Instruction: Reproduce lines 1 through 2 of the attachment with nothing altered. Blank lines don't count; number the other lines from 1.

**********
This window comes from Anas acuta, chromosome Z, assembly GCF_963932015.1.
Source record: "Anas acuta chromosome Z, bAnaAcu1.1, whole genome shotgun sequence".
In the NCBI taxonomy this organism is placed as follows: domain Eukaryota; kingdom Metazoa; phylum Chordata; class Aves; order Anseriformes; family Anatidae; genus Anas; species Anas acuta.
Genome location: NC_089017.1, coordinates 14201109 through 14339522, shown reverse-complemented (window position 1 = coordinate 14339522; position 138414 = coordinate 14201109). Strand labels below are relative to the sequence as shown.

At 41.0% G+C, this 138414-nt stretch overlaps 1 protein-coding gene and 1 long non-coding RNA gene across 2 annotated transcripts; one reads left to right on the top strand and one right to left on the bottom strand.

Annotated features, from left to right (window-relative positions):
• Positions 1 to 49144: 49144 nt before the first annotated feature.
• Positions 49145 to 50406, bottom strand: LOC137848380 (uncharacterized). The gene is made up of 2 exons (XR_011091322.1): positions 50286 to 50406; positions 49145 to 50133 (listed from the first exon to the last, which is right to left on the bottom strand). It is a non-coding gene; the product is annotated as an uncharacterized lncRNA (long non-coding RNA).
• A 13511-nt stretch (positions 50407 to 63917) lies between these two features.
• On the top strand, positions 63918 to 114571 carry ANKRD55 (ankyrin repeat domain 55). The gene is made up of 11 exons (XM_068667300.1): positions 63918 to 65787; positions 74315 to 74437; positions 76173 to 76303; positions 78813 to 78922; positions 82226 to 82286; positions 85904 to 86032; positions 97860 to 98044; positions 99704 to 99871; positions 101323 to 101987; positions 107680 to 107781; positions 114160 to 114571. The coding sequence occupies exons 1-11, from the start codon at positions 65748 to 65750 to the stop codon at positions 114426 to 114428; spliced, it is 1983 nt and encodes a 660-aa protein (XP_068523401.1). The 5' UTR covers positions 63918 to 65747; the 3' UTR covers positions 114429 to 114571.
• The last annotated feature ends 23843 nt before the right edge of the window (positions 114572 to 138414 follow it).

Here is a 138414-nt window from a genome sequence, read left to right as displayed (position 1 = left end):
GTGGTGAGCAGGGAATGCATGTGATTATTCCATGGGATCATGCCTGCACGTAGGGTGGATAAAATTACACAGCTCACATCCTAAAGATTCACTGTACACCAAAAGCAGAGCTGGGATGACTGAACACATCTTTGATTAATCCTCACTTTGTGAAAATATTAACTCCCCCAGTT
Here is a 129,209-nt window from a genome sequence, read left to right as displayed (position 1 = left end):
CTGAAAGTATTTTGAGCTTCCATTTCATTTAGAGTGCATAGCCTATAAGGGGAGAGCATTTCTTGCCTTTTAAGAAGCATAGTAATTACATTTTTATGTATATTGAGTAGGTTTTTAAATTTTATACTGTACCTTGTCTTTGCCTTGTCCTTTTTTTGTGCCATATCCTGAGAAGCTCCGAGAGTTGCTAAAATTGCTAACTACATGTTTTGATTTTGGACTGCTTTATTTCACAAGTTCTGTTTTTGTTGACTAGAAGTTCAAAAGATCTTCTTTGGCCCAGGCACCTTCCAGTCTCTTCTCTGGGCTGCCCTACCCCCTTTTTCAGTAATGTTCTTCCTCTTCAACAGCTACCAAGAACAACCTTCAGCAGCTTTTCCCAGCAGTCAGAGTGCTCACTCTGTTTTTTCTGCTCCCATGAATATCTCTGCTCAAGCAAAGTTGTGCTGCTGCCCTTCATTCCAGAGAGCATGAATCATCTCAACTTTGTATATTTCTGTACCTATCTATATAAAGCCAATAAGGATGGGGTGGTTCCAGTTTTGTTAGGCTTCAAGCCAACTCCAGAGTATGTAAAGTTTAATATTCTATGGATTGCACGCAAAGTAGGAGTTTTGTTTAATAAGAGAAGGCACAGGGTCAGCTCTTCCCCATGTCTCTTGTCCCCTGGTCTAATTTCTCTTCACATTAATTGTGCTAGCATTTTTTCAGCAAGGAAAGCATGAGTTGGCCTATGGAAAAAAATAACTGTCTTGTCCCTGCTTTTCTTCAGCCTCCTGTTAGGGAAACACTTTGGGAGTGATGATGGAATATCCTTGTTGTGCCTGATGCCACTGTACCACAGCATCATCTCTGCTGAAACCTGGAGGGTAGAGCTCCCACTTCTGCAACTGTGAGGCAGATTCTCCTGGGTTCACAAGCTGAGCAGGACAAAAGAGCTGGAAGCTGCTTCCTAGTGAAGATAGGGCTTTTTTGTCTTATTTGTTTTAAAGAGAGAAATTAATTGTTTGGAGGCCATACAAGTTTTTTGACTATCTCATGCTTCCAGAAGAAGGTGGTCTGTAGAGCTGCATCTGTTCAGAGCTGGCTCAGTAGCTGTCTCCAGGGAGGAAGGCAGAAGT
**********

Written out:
This window comes from Anas acuta, chromosome Z, assembly GCF_963932015.1.
Source record: "Anas acuta chromosome Z, bAnaAcu1.1, whole genome shotgun sequence".